On Sunday, December 6, 2020, the Chinese probe “Changi 5” succeeded in docking with the vehicle that remained in the moon’s orbit, after it left the lunar surface on Thursday, December 3, 2020 carrying samples of it that would return to Earth.
The docking was part of the probe’s ambitious mission to return to Earth with samples from the surface for the first time in 40 years.
“Changi 5” consists of several parts, which are an arbiter (which remained in the moon’s orbit while performing the mission), a lunar lander (which landed on the lunar surface), and an ascent module ( From the surface to the lunar orbit).
According to the official New China News Agency of the National Space Agency, the last part that bears samples of the moon’s surface was the one that was joined by the orbiter Sunday morning.
And the new Chinese agency has stressed that docking is “the first of its kind in the lunar orbit” for China.
The departure of the capsule from the lunar surface on Thursday has also acquired a historic character for China, as this was the first time Beijing took off a vehicle in a space location.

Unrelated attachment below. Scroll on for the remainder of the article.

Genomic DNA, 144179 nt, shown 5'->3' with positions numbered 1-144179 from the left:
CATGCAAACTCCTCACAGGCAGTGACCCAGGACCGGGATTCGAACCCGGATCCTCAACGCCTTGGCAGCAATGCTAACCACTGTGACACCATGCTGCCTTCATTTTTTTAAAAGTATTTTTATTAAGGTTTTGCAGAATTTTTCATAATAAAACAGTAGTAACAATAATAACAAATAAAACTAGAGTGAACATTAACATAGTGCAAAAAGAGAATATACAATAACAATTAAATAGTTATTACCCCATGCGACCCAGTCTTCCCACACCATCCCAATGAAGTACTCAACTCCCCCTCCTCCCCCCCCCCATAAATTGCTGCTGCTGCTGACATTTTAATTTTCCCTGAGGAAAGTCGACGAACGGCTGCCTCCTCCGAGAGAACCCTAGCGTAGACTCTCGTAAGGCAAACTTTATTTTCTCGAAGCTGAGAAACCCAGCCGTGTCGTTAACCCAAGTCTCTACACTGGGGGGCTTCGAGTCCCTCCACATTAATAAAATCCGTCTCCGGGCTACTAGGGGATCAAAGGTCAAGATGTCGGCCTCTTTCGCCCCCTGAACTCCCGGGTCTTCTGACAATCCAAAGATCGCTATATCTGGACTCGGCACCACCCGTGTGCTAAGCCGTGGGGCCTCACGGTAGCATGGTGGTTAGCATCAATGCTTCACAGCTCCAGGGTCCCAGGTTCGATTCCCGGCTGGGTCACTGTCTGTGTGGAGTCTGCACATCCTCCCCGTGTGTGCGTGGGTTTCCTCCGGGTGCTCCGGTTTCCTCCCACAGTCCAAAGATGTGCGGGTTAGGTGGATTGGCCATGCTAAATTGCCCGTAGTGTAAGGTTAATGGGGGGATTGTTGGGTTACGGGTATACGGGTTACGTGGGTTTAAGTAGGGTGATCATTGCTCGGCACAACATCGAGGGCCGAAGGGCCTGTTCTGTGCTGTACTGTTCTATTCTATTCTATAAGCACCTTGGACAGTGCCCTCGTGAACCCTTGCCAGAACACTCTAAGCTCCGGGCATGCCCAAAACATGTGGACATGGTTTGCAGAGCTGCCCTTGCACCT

After the samples were first placed in the ascending unit, they were emptied into the capsule which according to the news agency would return to Earth.
And if the probe can bring the samples back to Earth, China will become the third country to bring samples from the moon, after the United States and the former Soviet Union.
The last Soviet attempt with an unmanned “Luna 24” spacecraft dates back to 1976, and was successfully completed.
The mission is part of China’s space program, which in early 2019 achieved an unprecedented scientific achievement after its vehicle landed on a part of the moon that could not be seen from Earth.
This is not the first time that China has sent chariots to the moon as part of the “Changi” program, according to Chinese mythology, is the name of the moon-goddess.
China has previously sent two small rabbits to the moon named “Jade Rabbit” in 2013 and 2019.
China has invested billions of dollars in its space program to capture Europe, the United States and Russia, and it launched the first Chinese astronaut in 2003.